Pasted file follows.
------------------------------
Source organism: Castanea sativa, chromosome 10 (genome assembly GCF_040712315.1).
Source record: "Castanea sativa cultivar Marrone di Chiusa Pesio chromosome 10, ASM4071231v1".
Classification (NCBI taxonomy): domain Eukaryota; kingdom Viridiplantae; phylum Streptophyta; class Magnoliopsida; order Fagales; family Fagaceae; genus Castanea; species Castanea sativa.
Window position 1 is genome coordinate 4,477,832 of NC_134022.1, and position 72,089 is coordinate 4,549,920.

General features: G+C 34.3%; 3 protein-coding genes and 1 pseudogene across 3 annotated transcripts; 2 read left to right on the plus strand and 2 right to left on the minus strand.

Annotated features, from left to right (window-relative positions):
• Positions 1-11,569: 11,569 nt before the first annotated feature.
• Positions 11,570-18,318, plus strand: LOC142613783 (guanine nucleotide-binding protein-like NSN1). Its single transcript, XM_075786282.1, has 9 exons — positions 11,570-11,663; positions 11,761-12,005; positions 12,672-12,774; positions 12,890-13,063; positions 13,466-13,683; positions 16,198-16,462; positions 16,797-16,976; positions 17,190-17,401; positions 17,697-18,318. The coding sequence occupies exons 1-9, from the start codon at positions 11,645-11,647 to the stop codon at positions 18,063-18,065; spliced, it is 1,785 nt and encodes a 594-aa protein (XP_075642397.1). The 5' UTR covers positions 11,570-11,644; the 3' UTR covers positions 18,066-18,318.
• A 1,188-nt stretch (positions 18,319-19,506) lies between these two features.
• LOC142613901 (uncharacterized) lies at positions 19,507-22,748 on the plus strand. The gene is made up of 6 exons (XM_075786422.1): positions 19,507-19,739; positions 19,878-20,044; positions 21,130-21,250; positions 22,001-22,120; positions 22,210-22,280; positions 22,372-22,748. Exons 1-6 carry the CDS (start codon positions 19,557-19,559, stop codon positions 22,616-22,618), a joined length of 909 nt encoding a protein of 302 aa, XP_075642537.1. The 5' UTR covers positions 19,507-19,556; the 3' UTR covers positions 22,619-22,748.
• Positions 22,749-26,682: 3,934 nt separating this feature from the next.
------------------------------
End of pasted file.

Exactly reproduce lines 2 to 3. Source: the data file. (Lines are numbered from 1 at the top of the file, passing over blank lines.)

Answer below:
Source record: "Castanea sativa cultivar Marrone di Chiusa Pesio chromosome 10, ASM4071231v1".
Classification (NCBI taxonomy): domain Eukaryota; kingdom Viridiplantae; phylum Streptophyta; class Magnoliopsida; order Fagales; family Fagaceae; genus Castanea; species Castanea sativa.